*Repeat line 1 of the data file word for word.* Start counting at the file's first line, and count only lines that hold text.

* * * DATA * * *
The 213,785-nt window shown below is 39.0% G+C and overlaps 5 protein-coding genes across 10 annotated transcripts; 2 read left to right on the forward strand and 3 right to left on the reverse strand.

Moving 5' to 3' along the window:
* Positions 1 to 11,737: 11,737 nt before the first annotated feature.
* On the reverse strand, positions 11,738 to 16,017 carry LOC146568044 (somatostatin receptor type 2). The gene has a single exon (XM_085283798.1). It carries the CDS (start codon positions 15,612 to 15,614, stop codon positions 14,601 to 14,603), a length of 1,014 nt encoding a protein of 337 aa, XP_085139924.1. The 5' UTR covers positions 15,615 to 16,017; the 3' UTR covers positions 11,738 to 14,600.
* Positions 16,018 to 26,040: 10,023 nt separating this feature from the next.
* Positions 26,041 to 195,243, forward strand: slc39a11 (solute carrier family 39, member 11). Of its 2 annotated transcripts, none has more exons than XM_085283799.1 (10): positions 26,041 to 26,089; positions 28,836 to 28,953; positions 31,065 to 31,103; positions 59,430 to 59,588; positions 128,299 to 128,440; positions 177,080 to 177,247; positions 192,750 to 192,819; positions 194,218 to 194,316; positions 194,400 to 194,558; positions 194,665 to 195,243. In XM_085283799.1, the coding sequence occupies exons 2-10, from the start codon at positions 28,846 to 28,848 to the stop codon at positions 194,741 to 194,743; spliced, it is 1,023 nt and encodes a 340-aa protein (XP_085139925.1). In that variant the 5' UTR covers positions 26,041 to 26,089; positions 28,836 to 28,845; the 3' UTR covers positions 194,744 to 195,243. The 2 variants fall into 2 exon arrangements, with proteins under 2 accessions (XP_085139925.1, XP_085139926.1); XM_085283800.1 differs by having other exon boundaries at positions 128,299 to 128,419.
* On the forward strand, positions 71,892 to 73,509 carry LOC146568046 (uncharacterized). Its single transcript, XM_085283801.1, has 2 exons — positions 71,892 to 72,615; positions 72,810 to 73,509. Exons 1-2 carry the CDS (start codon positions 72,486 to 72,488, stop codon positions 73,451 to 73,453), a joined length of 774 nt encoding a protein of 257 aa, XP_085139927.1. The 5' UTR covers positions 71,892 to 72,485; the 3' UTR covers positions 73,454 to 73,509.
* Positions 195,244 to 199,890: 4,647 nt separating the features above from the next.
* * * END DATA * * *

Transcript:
The 213,785-nt window shown below is 39.0% G+C and overlaps 5 protein-coding genes across 10 annotated transcripts; 2 read left to right on the forward strand and 3 right to left on the reverse strand.